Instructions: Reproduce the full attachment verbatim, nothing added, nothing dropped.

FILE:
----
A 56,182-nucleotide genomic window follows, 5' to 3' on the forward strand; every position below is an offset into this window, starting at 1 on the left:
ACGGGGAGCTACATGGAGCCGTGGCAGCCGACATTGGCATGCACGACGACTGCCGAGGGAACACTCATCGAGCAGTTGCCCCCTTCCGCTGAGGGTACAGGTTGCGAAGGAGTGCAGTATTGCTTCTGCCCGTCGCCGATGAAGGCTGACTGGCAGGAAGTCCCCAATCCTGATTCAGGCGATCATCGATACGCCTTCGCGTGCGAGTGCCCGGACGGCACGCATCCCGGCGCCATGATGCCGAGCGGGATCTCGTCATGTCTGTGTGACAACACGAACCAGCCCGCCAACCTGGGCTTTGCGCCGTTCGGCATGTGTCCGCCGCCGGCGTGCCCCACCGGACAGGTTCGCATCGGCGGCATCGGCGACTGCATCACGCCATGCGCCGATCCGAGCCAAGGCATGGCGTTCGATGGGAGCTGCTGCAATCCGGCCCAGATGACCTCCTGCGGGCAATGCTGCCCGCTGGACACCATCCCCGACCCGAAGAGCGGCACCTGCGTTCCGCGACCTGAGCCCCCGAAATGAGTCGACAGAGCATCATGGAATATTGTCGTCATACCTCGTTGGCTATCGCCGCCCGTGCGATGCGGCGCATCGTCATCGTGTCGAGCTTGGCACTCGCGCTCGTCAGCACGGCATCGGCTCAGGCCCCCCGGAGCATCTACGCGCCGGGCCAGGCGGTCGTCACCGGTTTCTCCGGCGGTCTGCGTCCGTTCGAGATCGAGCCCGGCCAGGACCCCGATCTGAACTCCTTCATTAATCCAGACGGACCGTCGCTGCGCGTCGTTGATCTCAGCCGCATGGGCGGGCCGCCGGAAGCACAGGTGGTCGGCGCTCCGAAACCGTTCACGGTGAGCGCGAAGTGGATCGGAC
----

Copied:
A 56,182-nucleotide genomic window follows, 5' to 3' on the forward strand; every position below is an offset into this window, starting at 1 on the left:
ACGGGGAGCTACATGGAGCCGTGGCAGCCGACATTGGCATGCACGACGACTGCCGAGGGAACACTCATCGAGCAGTTGCCCCCTTCCGCTGAGGGTACAGGTTGCGAAGGAGTGCAGTATTGCTTCTGCCCGTCGCCGATGAAGGCTGACTGGCAGGAAGTCCCCAATCCTGATTCAGGCGATCATCGATACGCCTTCGCGTGCGAGTGCCCGGACGGCACGCATCCCGGCGCCATGATGCCGAGCGGGATCTCGTCATGTCTGTGTGACAACACGAACCAGCCCGCCAACCTGGGCTTTGCGCCGTTCGGCATGTGTCCGCCGCCGGCGTGCCCCACCGGACAGGTTCGCATCGGCGGCATCGGCGACTGCATCACGCCATGCGCCGATCCGAGCCAAGGCATGGCGTTCGATGGGAGCTGCTGCAATCCGGCCCAGATGACCTCCTGCGGGCAATGCTGCCCGCTGGACACCATCCCCGACCCGAAGAGCGGCACCTGCGTTCCGCGACCTGAGCCCCCGAAATGAGTCGACAGAGCATCATGGAATATTGTCGTCATACCTCGTTGGCTATCGCCGCCCGTGCGATGCGGCGCATCGTCATCGTGTCGAGCTTGGCACTCGCGCTCGTCAGCACGGCATCGGCTCAGGCCCCCCGGAGCATCTACGCGCCGGGCCAGGCGGTCGTCACCGGTTTCTCCGGCGGTCTGCGTCCGTTCGAGATCGAGCCCGGCCAGGACCCCGATCTGAACTCCTTCATTAATCCAGACGGACCGTCGCTGCGCGTCGTTGATCTCAGCCGCATGGGCGGGCCGCCGGAAGCACAGGTGGTCGGCGCTCCGAAACCGTTCACGGTGAGCGCGAAGTGGATCGGAC